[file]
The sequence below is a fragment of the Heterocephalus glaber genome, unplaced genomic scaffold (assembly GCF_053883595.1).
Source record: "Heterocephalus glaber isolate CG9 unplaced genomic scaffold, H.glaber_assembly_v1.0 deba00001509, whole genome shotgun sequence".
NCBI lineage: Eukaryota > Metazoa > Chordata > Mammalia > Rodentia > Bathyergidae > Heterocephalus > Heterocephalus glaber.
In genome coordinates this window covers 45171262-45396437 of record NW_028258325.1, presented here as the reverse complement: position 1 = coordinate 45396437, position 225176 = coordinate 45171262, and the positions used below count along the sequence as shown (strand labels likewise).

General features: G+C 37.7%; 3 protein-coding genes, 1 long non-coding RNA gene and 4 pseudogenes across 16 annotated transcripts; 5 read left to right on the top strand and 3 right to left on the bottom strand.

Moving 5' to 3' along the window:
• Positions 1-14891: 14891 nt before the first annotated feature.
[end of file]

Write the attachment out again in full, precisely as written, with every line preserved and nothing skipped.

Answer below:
The sequence below is a fragment of the Heterocephalus glaber genome, unplaced genomic scaffold (assembly GCF_053883595.1).
Source record: "Heterocephalus glaber isolate CG9 unplaced genomic scaffold, H.glaber_assembly_v1.0 deba00001509, whole genome shotgun sequence".
NCBI lineage: Eukaryota > Metazoa > Chordata > Mammalia > Rodentia > Bathyergidae > Heterocephalus > Heterocephalus glaber.
In genome coordinates this window covers 45171262-45396437 of record NW_028258325.1, presented here as the reverse complement: position 1 = coordinate 45396437, position 225176 = coordinate 45171262, and the positions used below count along the sequence as shown (strand labels likewise).

General features: G+C 37.7%; 3 protein-coding genes, 1 long non-coding RNA gene and 4 pseudogenes across 16 annotated transcripts; 5 read left to right on the top strand and 3 right to left on the bottom strand.

Moving 5' to 3' along the window:
• Positions 1-14891: 14891 nt before the first annotated feature.